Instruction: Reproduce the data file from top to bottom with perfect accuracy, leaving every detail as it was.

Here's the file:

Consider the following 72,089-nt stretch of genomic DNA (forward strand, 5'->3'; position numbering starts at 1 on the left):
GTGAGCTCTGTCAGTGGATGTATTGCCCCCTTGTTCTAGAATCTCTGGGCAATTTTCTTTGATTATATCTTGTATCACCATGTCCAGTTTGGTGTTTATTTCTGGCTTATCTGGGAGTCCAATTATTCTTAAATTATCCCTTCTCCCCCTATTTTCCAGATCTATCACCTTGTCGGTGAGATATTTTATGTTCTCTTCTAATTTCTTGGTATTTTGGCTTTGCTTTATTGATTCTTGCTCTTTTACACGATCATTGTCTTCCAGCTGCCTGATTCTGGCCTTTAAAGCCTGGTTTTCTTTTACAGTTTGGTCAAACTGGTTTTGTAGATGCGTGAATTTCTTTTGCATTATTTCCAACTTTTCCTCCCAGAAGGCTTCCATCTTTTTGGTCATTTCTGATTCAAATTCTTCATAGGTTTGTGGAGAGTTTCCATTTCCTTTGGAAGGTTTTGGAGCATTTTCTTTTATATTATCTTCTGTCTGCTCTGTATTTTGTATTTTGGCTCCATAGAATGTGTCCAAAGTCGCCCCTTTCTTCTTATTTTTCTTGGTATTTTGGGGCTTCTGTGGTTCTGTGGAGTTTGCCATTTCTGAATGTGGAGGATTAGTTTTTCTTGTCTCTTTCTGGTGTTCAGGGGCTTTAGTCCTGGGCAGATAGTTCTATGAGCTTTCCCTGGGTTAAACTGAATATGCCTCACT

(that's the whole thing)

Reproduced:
Consider the following 72,089-nt stretch of genomic DNA (forward strand, 5'->3'; position numbering starts at 1 on the left):
GTGAGCTCTGTCAGTGGATGTATTGCCCCCTTGTTCTAGAATCTCTGGGCAATTTTCTTTGATTATATCTTGTATCACCATGTCCAGTTTGGTGTTTATTTCTGGCTTATCTGGGAGTCCAATTATTCTTAAATTATCCCTTCTCCCCCTATTTTCCAGATCTATCACCTTGTCGGTGAGATATTTTATGTTCTCTTCTAATTTCTTGGTATTTTGGCTTTGCTTTATTGATTCTTGCTCTTTTACACGATCATTGTCTTCCAGCTGCCTGATTCTGGCCTTTAAAGCCTGGTTTTCTTTTACAGTTTGGTCAAACTGGTTTTGTAGATGCGTGAATTTCTTTTGCATTATTTCCAACTTTTCCTCCCAGAAGGCTTCCATCTTTTTGGTCATTTCTGATTCAAATTCTTCATAGGTTTGTGGAGAGTTTCCATTTCCTTTGGAAGGTTTTGGAGCATTTTCTTTTATATTATCTTCTGTCTGCTCTGTATTTTGTATTTTGGCTCCATAGAATGTGTCCAAAGTCGCCCCTTTCTTCTTATTTTTCTTGGTATTTTGGGGCTTCTGTGGTTCTGTGGAGTTTGCCATTTCTGAATGTGGAGGATTAGTTTTTCTTGTCTCTTTCTGGTGTTCAGGGGCTTTAGTCCTGGGCAGATAGTTCTATGAGCTTTCCCTGGGTTAAACTGAATATGCCTCACT